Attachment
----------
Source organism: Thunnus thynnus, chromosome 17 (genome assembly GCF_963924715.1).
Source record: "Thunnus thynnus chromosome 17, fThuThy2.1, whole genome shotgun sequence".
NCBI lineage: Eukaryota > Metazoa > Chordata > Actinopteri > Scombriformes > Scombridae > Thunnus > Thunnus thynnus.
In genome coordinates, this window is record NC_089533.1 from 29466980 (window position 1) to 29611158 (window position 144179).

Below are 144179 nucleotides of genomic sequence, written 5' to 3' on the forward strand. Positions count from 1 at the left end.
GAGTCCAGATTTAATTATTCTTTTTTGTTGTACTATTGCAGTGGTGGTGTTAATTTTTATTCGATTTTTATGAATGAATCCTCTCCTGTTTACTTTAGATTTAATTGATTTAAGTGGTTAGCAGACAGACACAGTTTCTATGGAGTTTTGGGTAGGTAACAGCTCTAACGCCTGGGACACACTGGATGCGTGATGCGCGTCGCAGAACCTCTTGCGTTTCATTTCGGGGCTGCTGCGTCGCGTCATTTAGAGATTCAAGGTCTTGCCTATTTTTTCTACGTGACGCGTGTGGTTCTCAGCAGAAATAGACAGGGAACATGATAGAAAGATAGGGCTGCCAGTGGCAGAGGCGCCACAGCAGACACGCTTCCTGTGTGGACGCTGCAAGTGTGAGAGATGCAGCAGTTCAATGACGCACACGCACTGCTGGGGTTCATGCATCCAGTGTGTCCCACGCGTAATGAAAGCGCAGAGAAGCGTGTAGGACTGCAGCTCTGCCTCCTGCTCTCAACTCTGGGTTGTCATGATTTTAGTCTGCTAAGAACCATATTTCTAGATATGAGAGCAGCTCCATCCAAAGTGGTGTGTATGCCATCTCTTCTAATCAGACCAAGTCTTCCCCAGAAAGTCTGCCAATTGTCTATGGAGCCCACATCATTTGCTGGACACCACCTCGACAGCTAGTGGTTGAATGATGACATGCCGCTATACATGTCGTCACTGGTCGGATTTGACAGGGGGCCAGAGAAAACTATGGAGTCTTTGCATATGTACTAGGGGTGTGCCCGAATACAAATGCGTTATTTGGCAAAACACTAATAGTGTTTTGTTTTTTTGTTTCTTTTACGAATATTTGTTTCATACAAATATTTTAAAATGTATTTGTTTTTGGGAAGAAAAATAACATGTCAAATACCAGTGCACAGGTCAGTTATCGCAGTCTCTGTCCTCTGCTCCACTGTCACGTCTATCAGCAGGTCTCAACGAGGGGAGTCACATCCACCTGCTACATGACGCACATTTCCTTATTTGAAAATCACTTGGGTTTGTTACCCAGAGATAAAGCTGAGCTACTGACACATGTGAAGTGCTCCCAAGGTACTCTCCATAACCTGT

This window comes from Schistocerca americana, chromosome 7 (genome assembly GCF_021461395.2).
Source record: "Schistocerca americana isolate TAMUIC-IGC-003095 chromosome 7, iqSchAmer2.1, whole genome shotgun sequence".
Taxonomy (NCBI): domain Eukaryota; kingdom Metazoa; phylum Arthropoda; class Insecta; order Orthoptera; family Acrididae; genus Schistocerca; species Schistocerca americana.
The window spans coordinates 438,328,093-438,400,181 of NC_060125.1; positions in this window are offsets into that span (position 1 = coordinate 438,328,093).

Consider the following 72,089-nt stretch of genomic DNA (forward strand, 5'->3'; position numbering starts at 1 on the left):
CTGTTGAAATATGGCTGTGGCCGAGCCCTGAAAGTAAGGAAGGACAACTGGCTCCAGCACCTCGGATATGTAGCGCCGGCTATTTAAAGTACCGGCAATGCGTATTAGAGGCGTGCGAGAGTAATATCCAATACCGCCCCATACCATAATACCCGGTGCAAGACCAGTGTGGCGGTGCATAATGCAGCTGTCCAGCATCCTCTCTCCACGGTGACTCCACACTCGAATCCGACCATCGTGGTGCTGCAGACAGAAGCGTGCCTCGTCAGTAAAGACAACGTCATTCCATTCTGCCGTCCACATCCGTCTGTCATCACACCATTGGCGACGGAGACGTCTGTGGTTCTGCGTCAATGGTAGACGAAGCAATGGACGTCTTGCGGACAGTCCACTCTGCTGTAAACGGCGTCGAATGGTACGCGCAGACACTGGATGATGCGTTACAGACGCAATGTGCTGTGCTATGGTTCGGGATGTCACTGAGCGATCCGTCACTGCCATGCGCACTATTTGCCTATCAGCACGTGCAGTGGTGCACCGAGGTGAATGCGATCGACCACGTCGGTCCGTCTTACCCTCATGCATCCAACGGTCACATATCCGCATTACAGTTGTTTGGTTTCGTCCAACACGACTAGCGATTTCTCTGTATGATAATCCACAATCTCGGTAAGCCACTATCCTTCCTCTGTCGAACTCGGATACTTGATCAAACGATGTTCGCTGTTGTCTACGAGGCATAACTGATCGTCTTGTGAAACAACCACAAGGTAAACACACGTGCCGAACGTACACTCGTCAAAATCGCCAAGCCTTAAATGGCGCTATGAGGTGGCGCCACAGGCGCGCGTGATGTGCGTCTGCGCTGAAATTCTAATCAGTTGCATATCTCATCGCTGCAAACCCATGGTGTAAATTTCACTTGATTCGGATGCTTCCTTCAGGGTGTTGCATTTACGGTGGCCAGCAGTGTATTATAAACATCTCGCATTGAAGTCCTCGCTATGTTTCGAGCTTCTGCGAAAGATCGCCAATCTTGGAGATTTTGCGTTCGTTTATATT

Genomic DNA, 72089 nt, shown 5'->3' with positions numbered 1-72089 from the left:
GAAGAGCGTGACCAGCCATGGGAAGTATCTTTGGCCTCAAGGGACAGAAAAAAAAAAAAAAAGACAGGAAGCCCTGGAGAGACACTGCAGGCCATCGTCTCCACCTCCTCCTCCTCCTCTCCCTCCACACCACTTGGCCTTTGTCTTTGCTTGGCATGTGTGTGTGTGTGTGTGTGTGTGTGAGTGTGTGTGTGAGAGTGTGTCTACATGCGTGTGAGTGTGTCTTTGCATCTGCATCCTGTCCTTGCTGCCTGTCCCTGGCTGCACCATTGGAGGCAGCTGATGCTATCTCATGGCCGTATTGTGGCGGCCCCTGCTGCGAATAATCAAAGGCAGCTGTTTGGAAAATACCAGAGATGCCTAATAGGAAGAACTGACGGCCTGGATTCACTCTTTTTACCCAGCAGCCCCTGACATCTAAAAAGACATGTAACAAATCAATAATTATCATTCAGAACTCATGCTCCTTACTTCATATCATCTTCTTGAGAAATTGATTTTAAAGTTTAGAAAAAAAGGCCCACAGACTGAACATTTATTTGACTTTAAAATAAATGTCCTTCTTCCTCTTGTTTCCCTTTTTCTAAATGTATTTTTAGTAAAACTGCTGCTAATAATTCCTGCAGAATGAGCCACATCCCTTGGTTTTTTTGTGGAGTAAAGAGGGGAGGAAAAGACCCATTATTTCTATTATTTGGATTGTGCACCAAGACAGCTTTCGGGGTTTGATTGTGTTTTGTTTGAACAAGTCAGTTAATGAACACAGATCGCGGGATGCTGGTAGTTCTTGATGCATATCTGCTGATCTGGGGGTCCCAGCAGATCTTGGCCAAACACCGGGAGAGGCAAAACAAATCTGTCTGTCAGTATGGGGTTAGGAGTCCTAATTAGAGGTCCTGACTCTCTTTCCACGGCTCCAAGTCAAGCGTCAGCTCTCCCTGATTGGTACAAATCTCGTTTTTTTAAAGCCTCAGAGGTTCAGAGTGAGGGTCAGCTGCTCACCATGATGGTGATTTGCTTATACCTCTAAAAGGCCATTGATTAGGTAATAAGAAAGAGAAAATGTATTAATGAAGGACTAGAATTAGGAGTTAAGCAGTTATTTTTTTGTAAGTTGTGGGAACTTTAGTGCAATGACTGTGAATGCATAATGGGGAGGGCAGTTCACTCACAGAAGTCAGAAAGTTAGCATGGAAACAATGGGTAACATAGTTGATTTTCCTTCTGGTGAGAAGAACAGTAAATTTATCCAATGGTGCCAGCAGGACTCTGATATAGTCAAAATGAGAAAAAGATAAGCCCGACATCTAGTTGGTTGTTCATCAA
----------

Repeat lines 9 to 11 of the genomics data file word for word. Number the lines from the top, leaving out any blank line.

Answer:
Taxonomy (NCBI): domain Eukaryota; kingdom Metazoa; phylum Arthropoda; class Insecta; order Orthoptera; family Acrididae; genus Schistocerca; species Schistocerca americana.
The window spans coordinates 438,328,093-438,400,181 of NC_060125.1; positions in this window are offsets into that span (position 1 = coordinate 438,328,093).

Consider the following 72,089-nt stretch of genomic DNA (forward strand, 5'->3'; position numbering starts at 1 on the left):